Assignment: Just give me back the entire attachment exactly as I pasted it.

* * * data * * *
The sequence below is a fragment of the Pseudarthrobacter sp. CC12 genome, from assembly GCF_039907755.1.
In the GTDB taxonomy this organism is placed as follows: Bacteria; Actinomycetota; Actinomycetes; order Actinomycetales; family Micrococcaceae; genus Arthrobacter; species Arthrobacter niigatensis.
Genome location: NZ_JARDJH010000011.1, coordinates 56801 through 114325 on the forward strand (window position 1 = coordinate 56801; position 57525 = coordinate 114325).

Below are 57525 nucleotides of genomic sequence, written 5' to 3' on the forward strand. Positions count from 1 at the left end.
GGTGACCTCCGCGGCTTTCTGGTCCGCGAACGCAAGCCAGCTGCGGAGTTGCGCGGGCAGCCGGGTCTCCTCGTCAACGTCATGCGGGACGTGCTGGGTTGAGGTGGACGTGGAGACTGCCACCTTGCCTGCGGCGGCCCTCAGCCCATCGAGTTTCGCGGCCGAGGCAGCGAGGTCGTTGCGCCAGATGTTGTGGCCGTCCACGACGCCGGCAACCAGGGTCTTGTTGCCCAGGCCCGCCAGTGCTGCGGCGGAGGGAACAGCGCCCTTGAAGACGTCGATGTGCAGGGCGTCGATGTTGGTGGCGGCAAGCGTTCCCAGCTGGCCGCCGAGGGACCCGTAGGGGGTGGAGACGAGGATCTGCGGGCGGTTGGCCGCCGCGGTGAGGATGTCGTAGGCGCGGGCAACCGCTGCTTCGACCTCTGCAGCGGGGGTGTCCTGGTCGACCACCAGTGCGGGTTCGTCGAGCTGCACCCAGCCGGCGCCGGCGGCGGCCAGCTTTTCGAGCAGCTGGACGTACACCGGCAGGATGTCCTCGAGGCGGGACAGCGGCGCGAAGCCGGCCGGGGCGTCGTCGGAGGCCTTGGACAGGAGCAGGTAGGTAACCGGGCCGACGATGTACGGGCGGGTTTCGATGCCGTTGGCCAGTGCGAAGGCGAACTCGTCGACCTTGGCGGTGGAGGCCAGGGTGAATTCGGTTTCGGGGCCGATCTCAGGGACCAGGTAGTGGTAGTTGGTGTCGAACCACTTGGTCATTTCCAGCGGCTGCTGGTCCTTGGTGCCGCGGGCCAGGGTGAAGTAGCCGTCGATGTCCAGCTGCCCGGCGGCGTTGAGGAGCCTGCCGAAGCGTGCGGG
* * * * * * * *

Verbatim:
The sequence below is a fragment of the Pseudarthrobacter sp. CC12 genome, from assembly GCF_039907755.1.
In the GTDB taxonomy this organism is placed as follows: Bacteria; Actinomycetota; Actinomycetes; order Actinomycetales; family Micrococcaceae; genus Arthrobacter; species Arthrobacter niigatensis.
Genome location: NZ_JARDJH010000011.1, coordinates 56801 through 114325 on the forward strand (window position 1 = coordinate 56801; position 57525 = coordinate 114325).

Below are 57525 nucleotides of genomic sequence, written 5' to 3' on the forward strand. Positions count from 1 at the left end.
GGTGACCTCCGCGGCTTTCTGGTCCGCGAACGCAAGCCAGCTGCGGAGTTGCGCGGGCAGCCGGGTCTCCTCGTCAACGTCATGCGGGACGTGCTGGGTTGAGGTGGACGTGGAGACTGCCACCTTGCCTGCGGCGGCCCTCAGCCCATCGAGTTTCGCGGCCGAGGCAGCGAGGTCGTTGCGCCAGATGTTGTGGCCGTCCACGACGCCGGCAACCAGGGTCTTGTTGCCCAGGCCCGCCAGTGCTGCGGCGGAGGGAACAGCGCCCTTGAAGACGTCGATGTGCAGGGCGTCGATGTTGGTGGCGGCAAGCGTTCCCAGCTGGCCGCCGAGGGACCCGTAGGGGGTGGAGACGAGGATCTGCGGGCGGTTGGCCGCCGCGGTGAGGATGTCGTAGGCGCGGGCAACCGCTGCTTCGACCTCTGCAGCGGGGGTGTCCTGGTCGACCACCAGTGCGGGTTCGTCGAGCTGCACCCAGCCGGCGCCGGCGGCGGCCAGCTTTTCGAGCAGCTGGACGTACACCGGCAGGATGTCCTCGAGGCGGGACAGCGGCGCGAAGCCGGCCGGGGCGTCGTCGGAGGCCTTGGACAGGAGCAGGTAGGTAACCGGGCCGACGATGTACGGGCGGGTTTCGATGCCGTTGGCCAGTGCGAAGGCGAACTCGTCGACCTTGGCGGTGGAGGCCAGGGTGAATTCGGTTTCGGGGCCGATCTCAGGGACCAGGTAGTGGTAGTTGGTGTCGAACCACTTGGTCATTTCCAGCGGCTGCTGGTCCTTGGTGCCGCGGGCCAGGGTGAAGTAGCCGTCGATGTCCAGCTGCCCGGCGGCGTTGAGGAGCCTGCCGAAGCGTGCGGG